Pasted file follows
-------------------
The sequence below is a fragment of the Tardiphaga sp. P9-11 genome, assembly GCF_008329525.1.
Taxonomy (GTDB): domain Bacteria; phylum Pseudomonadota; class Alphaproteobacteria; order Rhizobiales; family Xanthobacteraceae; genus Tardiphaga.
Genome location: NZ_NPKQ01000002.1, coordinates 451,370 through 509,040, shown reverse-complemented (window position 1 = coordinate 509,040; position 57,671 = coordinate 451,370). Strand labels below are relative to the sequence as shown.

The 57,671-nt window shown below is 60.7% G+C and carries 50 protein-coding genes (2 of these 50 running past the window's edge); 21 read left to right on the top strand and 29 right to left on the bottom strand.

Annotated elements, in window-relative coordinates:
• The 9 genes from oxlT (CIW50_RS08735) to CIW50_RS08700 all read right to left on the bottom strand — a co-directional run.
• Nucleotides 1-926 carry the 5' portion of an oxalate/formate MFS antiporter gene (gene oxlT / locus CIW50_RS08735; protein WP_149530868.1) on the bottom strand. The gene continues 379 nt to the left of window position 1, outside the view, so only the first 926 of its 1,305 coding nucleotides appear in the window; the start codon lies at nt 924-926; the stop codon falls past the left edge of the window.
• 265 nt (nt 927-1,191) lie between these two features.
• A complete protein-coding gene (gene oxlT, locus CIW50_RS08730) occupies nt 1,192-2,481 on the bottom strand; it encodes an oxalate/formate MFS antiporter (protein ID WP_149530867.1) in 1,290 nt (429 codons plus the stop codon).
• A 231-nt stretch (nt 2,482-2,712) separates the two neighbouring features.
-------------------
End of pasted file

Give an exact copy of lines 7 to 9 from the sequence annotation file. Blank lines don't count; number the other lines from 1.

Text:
• Nucleotides 1-926 carry the 5' portion of an oxalate/formate MFS antiporter gene (gene oxlT / locus CIW50_RS08735; protein WP_149530868.1) on the bottom strand. The gene continues 379 nt to the left of window position 1, outside the view, so only the first 926 of its 1,305 coding nucleotides appear in the window; the start codon lies at nt 924-926; the stop codon falls past the left edge of the window.
• 265 nt (nt 927-1,191) lie between these two features.
• A complete protein-coding gene (gene oxlT, locus CIW50_RS08730) occupies nt 1,192-2,481 on the bottom strand; it encodes an oxalate/formate MFS antiporter (protein ID WP_149530867.1) in 1,290 nt (429 codons plus the stop codon).